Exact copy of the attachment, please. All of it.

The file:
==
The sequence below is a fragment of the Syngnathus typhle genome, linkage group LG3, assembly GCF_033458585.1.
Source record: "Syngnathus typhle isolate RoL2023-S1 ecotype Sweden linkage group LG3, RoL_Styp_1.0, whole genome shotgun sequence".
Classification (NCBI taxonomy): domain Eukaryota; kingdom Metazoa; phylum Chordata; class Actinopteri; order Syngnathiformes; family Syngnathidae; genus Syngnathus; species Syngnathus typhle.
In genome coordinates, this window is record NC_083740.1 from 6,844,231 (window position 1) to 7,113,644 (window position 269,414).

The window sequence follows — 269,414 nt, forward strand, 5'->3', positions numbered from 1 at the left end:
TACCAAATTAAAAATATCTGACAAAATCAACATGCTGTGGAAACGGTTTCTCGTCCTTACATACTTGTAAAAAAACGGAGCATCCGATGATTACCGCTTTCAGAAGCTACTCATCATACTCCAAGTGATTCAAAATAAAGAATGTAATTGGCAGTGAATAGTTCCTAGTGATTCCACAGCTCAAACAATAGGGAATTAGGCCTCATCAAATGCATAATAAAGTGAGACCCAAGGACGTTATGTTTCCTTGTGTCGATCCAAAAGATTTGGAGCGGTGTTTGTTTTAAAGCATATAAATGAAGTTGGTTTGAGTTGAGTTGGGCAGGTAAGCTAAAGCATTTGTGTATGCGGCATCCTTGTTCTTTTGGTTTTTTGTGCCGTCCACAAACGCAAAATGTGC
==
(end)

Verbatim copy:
The sequence below is a fragment of the Syngnathus typhle genome, linkage group LG3, assembly GCF_033458585.1.
Source record: "Syngnathus typhle isolate RoL2023-S1 ecotype Sweden linkage group LG3, RoL_Styp_1.0, whole genome shotgun sequence".
Classification (NCBI taxonomy): domain Eukaryota; kingdom Metazoa; phylum Chordata; class Actinopteri; order Syngnathiformes; family Syngnathidae; genus Syngnathus; species Syngnathus typhle.
In genome coordinates, this window is record NC_083740.1 from 6,844,231 (window position 1) to 7,113,644 (window position 269,414).

The window sequence follows — 269,414 nt, forward strand, 5'->3', positions numbered from 1 at the left end:
TACCAAATTAAAAATATCTGACAAAATCAACATGCTGTGGAAACGGTTTCTCGTCCTTACATACTTGTAAAAAAACGGAGCATCCGATGATTACCGCTTTCAGAAGCTACTCATCATACTCCAAGTGATTCAAAATAAAGAATGTAATTGGCAGTGAATAGTTCCTAGTGATTCCACAGCTCAAACAATAGGGAATTAGGCCTCATCAAATGCATAATAAAGTGAGACCCAAGGACGTTATGTTTCCTTGTGTCGATCCAAAAGATTTGGAGCGGTGTTTGTTTTAAAGCATATAAATGAAGTTGGTTTGAGTTGAGTTGGGCAGGTAAGCTAAAGCATTTGTGTATGCGGCATCCTTGTTCTTTTGGTTTTTTGTGCCGTCCACAAACGCAAAATGTGC